Basing reverse mortgage policy changes on the recent actuarial report that found the Federal Housing Administration’s finances to be well into the red would be a mistake, writes Jack Guttentag, a.k.a. The Mortgage Professor in column this week.
The report, while it holds merit, includes assumptions based on changing forecasts that vary from year to year. Further, while there are fixes needed in the FHA’s home equity conversion mortgage program, they may not be the changes FHA is targeting currently.
…The critical problem of the HECM is that it attracts too many borrowers with short time horizons and poor payment habits, looking for as much cash in hand as possible, who impose heavy costs on FHA’s insurance reserve fund. And it is not attracting enough borrowers who need steady financial help to stay in their homes during their retirement years, or who will have intermittent needs over extended periods. The HECM program was designed to serve the second group, which also imposes much lower costs on the reserve fund than the first group.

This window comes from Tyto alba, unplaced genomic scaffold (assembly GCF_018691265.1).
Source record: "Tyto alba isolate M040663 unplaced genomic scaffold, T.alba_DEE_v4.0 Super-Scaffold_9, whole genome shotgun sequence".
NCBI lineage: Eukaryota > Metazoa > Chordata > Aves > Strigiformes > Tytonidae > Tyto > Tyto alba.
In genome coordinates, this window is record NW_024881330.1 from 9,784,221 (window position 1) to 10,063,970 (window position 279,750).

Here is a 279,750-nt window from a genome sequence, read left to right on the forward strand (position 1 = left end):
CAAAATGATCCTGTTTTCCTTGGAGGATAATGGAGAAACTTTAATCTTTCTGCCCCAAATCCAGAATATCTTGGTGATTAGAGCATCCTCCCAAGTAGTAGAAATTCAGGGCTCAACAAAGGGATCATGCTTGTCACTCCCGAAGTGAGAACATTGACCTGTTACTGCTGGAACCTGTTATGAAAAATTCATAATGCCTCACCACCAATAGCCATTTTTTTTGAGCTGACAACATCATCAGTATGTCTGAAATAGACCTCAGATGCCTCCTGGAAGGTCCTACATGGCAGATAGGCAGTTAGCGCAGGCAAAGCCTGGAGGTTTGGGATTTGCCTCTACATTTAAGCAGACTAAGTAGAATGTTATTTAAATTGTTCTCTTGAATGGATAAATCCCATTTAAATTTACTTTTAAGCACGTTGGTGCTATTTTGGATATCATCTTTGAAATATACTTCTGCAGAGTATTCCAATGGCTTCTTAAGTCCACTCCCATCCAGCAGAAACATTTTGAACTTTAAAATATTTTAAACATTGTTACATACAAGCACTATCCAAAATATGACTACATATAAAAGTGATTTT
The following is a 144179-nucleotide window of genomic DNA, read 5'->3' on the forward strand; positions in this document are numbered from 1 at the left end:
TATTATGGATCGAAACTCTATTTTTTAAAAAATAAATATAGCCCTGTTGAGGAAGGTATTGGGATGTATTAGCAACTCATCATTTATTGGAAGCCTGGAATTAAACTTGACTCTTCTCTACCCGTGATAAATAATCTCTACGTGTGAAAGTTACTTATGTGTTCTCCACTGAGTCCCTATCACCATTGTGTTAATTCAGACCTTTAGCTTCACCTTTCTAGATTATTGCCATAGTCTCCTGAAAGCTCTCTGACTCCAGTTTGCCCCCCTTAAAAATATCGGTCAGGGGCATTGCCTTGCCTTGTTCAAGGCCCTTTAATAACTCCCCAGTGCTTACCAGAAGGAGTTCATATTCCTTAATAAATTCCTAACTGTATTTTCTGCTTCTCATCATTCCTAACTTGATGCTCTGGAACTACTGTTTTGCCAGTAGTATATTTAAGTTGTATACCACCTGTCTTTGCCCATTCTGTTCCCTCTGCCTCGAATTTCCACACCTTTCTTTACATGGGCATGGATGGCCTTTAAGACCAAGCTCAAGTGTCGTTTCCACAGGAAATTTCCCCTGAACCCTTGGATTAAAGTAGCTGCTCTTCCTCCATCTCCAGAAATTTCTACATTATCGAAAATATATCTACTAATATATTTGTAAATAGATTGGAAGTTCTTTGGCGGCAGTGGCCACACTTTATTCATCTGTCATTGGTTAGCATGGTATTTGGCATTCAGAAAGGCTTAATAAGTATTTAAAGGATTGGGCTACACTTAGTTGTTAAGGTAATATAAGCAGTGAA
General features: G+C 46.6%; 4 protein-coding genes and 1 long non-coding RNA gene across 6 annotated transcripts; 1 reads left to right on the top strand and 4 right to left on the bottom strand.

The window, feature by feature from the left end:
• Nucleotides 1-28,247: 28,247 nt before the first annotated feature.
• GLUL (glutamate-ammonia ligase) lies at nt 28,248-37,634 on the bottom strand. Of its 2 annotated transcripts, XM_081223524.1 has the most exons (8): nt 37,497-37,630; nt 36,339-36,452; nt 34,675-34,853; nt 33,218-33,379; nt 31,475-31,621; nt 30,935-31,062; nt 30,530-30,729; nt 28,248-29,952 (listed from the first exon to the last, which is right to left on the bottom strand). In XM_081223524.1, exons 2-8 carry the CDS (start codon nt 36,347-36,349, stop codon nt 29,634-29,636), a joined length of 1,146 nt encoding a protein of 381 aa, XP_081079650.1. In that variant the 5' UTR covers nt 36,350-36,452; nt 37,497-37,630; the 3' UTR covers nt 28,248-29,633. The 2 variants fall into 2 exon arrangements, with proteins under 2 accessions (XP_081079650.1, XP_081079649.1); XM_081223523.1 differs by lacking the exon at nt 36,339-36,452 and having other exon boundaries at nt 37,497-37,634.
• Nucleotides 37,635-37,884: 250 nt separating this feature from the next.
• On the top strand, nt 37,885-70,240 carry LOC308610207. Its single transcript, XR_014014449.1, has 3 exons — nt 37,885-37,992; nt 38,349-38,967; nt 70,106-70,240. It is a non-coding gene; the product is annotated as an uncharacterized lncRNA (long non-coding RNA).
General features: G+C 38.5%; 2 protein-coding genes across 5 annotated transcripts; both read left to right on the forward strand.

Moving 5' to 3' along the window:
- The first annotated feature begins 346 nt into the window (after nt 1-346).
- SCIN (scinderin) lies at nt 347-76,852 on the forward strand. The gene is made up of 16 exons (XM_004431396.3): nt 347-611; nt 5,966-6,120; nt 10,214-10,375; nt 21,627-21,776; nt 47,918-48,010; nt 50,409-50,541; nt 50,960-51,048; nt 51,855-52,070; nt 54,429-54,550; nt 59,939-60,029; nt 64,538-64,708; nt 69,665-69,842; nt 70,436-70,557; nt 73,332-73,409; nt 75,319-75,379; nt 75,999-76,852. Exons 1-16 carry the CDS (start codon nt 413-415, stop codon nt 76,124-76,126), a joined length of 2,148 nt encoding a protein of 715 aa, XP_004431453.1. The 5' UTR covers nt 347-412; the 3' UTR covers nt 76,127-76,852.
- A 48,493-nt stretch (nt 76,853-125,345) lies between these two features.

…The standard fixed-rate option can be criticized for providing an incentive to exhaust all borrowing power at the beginning, attracting those who are most shortsighted, and encouraging others to become shortsighted.
This is inconsistent with the major objective of the HECM program, which is to help seniors stay in their homes by providing funding during their retirement years — not concentrated at the outset of retirement. Allowing seniors to withdraw it all upfront leaves nothing to withdraw later on when needs may be greater.
Losses to FHA on fixed-rate cash-out loans are much higher than those on HECMs that fund over time. Equity depletion is greater in the early years, which can discourage maintenance and encourage property tax defaults.
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